Once a month, members of the Alexander Literary Organization, a student-run organization at Wake Forest, pile into their cars and drive an hour west to the Alexander Correctional Institute.
Once inside, the students trade their IDs for a visitor’s pass. Then, they make their way through a series of secured doors, across the yard and into the chapel. And then they begin class.
Alexander Correctional Institute is a men’s maximum security prison. According to Daniel Redding, clinical chaplain II at the prison and coordinator of the literary program, approximately 50 percent of inmates are serving convictions for murder, 25 percent for habitual felonies and the remaining 25 percent, for sexual crimes.
The literary organization was founded by senior Alex Gibson and is dedicated to teaching and engaging inmates at the prison in a variety of areas of study such as theater, poetry and debate. Gibson says he is majoring in English and is planning on pursuing teaching in the future.
He says he was introduced to Alexander Correctional Institute by Ulrike Wiethaus, professor of Religion and American ethnic studies during his freshman year in Religion 111, a course on Native-American traditions.
Students were required to do a project on an aspect of Native-American culture and present it to the Native-American group at Alexander Correctional Institute. Wiethaus is heavily involved at the facility with the Native-American group there. Since then, Gibson has felt obligated to help inmates at the prison.
“I always felt that I had to do more for those people, because they were so amazingly engaged, interested and kind, and it really shattered my preconceptions of what a prison is and who prisoners are,” Gibson said. “So, I felt that it was my job as an educator to do what I could to help them express educational interest to employers in the future.”
According to Gibson, each month, about seven students visit the prison and meet with a member of the group, which changes every session. They lead a program that they believe inmates will value and that will enrich their education.
The organization has led a large variety of events such as one focused on theater, one on poetry and one on debate.
Gibson, even on his first visit to the prison, was surprised by how interested and engaged the inmates were.
“These students [the inmates] were more engaged in what I was doing than in any class at Wake Forest,” Gibson said. “They remember it, too. When you go back, they say ‘I was really thinking about this, and I found a book about that topic and I’ve been reading it, and what do you think of this.’”
Junior Corinne Sugino, a member of the organization, is majoring in politics and international affairs and Religion.
She is also a member of the debate team at Wake Forest, so she chose to lead a session on debate. She says she sent materials on the debate to the prison ahead of time, allowing the inmates time to prepare.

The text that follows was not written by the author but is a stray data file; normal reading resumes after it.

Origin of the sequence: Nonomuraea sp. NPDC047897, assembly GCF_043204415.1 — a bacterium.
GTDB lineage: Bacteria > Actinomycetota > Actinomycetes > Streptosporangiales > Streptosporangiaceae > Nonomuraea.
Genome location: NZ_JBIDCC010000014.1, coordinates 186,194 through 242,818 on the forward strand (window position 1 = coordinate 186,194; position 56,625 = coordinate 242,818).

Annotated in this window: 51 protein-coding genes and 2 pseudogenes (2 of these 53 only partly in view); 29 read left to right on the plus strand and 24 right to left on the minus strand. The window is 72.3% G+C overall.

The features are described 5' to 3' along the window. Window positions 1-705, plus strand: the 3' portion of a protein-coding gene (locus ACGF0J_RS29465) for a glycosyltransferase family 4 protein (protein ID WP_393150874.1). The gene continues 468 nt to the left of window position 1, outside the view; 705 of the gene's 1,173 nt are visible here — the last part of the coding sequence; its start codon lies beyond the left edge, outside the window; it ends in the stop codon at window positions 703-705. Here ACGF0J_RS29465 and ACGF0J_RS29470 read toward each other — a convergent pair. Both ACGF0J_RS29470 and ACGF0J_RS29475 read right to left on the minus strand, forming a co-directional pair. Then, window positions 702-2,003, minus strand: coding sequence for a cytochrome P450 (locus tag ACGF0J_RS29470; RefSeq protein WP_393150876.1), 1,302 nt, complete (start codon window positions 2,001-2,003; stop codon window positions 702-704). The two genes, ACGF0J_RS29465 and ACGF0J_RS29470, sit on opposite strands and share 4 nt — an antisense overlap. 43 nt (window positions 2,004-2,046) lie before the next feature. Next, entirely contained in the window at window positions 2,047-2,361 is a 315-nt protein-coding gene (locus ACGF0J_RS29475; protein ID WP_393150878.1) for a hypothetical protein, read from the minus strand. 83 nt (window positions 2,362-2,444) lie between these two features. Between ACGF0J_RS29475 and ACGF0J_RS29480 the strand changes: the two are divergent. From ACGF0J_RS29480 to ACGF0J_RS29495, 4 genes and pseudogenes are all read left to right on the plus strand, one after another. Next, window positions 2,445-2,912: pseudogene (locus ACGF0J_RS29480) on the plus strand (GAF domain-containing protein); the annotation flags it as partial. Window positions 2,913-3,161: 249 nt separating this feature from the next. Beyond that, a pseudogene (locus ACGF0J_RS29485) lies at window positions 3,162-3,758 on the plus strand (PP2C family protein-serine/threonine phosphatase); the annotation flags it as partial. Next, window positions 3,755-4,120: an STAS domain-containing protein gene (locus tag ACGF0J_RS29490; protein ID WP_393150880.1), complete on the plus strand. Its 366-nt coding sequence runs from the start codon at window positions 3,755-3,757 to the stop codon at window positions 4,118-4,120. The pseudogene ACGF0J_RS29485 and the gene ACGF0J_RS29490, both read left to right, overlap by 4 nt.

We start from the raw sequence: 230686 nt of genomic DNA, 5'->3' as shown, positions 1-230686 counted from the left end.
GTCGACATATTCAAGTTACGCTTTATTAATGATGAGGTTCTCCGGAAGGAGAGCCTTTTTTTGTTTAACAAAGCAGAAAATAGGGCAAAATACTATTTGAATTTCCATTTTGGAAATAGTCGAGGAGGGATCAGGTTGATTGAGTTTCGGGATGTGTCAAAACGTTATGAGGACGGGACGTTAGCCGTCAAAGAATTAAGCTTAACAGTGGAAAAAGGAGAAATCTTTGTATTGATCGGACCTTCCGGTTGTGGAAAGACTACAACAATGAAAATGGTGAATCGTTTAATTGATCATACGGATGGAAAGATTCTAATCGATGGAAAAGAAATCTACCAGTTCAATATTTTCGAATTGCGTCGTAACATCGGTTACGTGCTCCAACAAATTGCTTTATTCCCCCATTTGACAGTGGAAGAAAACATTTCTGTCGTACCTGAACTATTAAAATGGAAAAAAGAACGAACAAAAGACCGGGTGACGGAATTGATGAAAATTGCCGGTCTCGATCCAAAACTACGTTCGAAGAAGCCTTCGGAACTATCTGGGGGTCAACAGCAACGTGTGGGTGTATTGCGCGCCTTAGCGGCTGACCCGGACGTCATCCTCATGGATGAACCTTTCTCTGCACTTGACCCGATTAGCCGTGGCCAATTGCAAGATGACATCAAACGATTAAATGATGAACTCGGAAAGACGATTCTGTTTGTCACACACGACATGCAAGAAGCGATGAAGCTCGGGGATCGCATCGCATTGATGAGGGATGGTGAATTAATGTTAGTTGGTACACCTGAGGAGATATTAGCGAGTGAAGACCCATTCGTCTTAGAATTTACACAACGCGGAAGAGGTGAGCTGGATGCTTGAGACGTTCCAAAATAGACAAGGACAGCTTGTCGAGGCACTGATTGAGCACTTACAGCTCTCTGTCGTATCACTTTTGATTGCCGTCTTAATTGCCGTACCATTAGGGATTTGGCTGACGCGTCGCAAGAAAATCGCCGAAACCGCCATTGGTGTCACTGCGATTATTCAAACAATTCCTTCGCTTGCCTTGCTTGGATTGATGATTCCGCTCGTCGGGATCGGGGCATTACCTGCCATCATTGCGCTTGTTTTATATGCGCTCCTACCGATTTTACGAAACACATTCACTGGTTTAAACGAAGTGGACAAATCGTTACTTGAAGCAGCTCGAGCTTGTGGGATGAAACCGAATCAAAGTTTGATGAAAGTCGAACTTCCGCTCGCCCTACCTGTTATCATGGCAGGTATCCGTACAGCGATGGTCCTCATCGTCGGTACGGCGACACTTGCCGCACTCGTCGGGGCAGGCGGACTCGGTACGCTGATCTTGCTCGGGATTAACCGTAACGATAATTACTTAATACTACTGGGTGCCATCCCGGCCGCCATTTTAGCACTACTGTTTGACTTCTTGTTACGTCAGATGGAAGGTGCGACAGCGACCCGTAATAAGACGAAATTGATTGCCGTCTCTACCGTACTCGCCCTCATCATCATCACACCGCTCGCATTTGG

“The value of that workshop was in gaining advocacy skills,” Sugino said. “And some of them came with pages of notes, some of them had done their own research outside of the articles that I had sent them.”
DeWayne Warren, 51, from Greensboro, N.C. is an inmate at Alexander Correctional Institute, and he explained why these sessions are so important to them.
“[They] allow us to be interested in some subjects that many of us have never even considered,” Warren said. “It allows us to see ourselves reading or studying areas that [we’ve never considered]. And without [Alexander Literary Organization] coming in and without some of the programs that are offered here, there is no rehabilitation in the penitentiary.”
Inmates like Warren do not just appreciate the content of the programs, but they also appreciate the different context in which they see each other.
“We get to see ourselves and see others in a totally different light,” Warren said. “A lot of times, we see each other based on the crimes we committed, so when we’re in these initiatives, we get to see each other outside of the [context] of the crimes we’ve committed.”
Warren isn’t the only inmate that appreciates the program. The Alexander Literary Organization asks inmates for anonymous feedback — it is overwhelmingly positive. The surveys include both quantitative data based on a five-point scale and qualitative data based on written answers to thoughts on the programs.
For instance, on a theater-themed session, the average score out of five of inmates’ overall satisfaction was a 4.9 while the level that the program affected them was an average of 4.8. In response to a question asking for general comments on the session in the qualitative section, one inmate enjoyed the session so much that he shared it with friends and loved ones.
“This was so cool that I sent the cover of the program name with a letter about my experience and had my grandpa read it and e-mail it to everyone, family, friends, etc,” the inmate said.
Feedback on other sessions is similarly impressive according to the organization’s surveys.
Gibson is graduating this spring, but Sugino will take over his leadership position in the fall.